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Bitterbrush in CaliforniaAuthor(s): August L. Hormay
Source: Res. Note 34. Berkeley, CA: U.S. Department of Agriculture, Forest Service, California Forest and Range Experiment Station. 13 p
Publication Series: Research Note (RN)
Station: Pacific Southwest Research Station
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DescriptionBitterbrush (Purshia tridentata D. C.) is one of the most important range plants in the West. It is grazed by cattle, sheep, and goats, as well as by deer, antelope, and other game animals, and the seeds are an important item in the diet of rodents and birds. The range of bitterbrush (fig. 1) covers about 340,000,000 acres in the 11 western range States and southern British Columbia. In California bitterbrush is distributed on approximately 7,500,000 acres east of the Sierra Nevada and Cascade Mountains at altitudes ranging from 3, 500 to 11,000 feet. It commonly grows on sites occupied by big sagebrush (Artemisia tridentate), ponderosa and Jeffrey pine (Pinus ponderosa and P. jeffreyi), Sierra juniper (Juniper occidentalis), and singleleaf pinon (Pinus monophylla). Bitterbrush grows best on soils that are well-drained, moderately deep, and fine- or coarse- textured. In many places it forms most of the ground cover. It is rather intolerant of shade, and the densest stands are found in forest openings and clearings and on slopes below the pine forest.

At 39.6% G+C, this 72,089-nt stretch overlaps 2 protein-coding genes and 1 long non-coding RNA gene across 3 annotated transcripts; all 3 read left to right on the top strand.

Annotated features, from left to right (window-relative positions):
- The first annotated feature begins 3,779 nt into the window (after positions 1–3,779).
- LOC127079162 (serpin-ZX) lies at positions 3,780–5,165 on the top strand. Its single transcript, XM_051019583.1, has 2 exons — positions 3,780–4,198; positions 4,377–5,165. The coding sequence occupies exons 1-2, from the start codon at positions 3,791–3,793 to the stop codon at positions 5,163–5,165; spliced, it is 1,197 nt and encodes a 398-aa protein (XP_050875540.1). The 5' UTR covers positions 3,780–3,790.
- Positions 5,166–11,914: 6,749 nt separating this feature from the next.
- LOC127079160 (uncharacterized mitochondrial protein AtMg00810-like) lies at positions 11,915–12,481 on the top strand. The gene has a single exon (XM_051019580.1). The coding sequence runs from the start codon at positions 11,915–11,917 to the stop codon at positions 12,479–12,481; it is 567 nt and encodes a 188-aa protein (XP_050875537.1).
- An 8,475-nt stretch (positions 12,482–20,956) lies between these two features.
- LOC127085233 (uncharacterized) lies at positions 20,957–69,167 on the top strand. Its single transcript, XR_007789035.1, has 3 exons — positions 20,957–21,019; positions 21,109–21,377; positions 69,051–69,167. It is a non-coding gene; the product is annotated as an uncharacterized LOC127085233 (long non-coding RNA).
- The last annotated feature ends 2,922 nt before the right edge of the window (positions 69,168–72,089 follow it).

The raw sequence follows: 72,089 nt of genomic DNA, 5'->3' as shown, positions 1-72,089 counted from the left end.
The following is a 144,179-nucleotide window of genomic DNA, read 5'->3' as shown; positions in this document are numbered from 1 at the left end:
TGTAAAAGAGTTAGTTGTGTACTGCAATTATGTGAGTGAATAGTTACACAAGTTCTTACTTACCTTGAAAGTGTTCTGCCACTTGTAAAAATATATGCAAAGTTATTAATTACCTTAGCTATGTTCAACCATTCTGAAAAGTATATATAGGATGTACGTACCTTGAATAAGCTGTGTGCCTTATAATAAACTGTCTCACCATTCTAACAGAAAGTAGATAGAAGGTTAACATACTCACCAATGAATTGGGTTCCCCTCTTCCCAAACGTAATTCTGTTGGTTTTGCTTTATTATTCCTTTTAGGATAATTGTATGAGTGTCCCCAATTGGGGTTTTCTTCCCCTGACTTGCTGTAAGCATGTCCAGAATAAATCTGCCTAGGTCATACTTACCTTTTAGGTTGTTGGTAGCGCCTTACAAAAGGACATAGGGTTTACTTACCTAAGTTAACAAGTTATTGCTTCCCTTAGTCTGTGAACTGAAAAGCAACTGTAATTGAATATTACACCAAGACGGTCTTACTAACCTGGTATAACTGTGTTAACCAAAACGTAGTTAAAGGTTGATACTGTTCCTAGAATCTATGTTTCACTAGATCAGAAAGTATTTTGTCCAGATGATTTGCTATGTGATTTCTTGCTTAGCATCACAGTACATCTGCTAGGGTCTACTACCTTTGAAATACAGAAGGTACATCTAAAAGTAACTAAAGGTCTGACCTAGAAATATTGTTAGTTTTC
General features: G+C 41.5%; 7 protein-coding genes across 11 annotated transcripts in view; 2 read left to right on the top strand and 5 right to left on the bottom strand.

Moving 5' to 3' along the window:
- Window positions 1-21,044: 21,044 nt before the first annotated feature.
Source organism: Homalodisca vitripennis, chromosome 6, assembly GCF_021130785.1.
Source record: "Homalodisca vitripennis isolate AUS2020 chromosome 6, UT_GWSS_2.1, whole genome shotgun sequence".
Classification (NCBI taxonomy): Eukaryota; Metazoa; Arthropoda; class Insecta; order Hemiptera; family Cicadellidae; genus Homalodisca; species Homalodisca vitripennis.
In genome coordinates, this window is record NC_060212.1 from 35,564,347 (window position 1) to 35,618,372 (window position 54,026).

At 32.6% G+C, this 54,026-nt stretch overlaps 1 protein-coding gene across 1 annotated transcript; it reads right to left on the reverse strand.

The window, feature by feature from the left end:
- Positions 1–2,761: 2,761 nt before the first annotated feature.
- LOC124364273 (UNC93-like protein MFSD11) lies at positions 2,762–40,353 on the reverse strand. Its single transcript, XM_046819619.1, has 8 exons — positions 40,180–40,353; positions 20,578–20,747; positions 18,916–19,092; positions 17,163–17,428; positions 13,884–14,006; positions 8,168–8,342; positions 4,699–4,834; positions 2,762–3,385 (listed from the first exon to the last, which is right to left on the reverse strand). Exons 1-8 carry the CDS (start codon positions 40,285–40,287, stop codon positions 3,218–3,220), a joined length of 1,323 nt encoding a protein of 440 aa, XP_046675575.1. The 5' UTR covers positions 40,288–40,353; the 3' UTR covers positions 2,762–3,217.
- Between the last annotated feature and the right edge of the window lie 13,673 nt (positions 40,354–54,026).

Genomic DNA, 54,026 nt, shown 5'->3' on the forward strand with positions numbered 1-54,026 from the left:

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CitationHormay, August L. 1943. Bitterbrush in California. Res. Res. Note 34. Berkeley, CA: U.S. Department of Agriculture, Forest Service, California Forest and Range Experiment Station. 13 p
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